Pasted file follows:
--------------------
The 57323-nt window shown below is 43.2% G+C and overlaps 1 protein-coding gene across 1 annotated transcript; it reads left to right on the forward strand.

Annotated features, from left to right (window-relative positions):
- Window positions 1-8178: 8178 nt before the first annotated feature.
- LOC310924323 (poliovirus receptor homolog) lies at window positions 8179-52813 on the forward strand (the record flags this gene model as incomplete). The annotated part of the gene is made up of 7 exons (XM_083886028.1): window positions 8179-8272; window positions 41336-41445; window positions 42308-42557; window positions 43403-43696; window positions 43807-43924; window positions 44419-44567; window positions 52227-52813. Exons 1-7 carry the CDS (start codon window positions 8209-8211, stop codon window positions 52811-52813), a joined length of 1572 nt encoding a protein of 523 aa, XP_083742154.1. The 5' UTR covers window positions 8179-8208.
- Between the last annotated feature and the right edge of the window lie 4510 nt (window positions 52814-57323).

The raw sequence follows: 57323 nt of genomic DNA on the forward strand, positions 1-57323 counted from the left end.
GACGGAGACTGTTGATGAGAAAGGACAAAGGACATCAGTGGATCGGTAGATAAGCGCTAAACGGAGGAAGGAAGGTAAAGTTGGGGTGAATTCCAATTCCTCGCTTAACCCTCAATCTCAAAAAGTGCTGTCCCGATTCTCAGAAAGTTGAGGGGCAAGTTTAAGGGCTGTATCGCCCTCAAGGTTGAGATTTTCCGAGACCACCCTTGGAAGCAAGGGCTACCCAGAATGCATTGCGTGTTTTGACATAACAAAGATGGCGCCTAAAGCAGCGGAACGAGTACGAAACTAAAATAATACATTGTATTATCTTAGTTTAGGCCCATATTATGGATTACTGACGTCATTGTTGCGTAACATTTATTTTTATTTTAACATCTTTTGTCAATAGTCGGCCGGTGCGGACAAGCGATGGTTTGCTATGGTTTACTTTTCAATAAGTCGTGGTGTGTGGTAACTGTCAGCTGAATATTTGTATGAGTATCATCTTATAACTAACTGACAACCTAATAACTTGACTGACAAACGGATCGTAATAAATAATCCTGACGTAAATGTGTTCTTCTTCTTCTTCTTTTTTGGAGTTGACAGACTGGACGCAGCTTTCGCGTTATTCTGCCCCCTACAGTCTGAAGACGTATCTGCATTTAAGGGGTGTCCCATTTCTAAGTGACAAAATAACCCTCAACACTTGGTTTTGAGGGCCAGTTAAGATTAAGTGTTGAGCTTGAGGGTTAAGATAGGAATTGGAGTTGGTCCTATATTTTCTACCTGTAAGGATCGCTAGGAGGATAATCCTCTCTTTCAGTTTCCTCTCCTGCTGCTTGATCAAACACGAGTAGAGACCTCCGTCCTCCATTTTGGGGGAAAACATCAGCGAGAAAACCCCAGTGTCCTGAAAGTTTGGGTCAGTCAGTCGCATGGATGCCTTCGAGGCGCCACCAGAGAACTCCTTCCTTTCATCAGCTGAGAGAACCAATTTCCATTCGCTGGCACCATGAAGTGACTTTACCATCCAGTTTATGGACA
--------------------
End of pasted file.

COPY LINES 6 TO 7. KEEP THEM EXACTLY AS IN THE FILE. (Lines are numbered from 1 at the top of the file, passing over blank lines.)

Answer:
The raw sequence follows: 57323 nt of genomic DNA on the forward strand, positions 1-57323 counted from the left end.
GACGGAGACTGTTGATGAGAAAGGACAAAGGACATCAGTGGATCGGTAGATAAGCGCTAAACGGAGGAAGGAAGGTAAAGTTGGGGTGAATTCCAATTCCTCGCTTAACCCTCAATCTCAAAAAGTGCTGTCCCGATTCTCAGAAAGTTGAGGGGCAAGTTTAAGGGCTGTATCGCCCTCAAGGTTGAGATTTTCCGAGACCACCCTTGGAAGCAAGGGCTACCCAGAATGCATTGCGTGTTTTGACATAACAAAGATGGCGCCTAAAGCAGCGGAACGAGTACGAAACTAAAATAATACATTGTATTATCTTAGTTTAGGCCCATATTATGGATTACTGACGTCATTGTTGCGTAACATTTATTTTTATTTTAACATCTTTTGTCAATAGTCGGCCGGTGCGGACAAGCGATGGTTTGCTATGGTTTACTTTTCAATAAGTCGTGGTGTGTGGTAACTGTCAGCTGAATATTTGTATGAGTATCATCTTATAACTAACTGACAACCTAATAACTTGACTGACAAACGGATCGTAATAAATAATCCTGACGTAAATGTGTTCTTCTTCTTCTTCTTTTTTGGAGTTGACAGACTGGACGCAGCTTTCGCGTTATTCTGCCCCCTACAGTCTGAAGACGTATCTGCATTTAAGGGGTGTCCCATTTCTAAGTGACAAAATAACCCTCAACACTTGGTTTTGAGGGCCAGTTAAGATTAAGTGTTGAGCTTGAGGGTTAAGATAGGAATTGGAGTTGGTCCTATATTTTCTACCTGTAAGGATCGCTAGGAGGATAATCCTCTCTTTCAGTTTCCTCTCCTGCTGCTTGATCAAACACGAGTAGAGACCTCCGTCCTCCATTTTGGGGGAAAACATCAGCGAGAAAACCCCAGTGTCCTGAAAGTTTGGGTCAGTCAGTCGCATGGATGCCTTCGAGGCGCCACCAGAGAACTCCTTCCTTTCATCAGCTGAGAGAACCAATTTCCATTCGCTGGCACCATGAAGTGACTTTACCATCCAGTTTATGGACA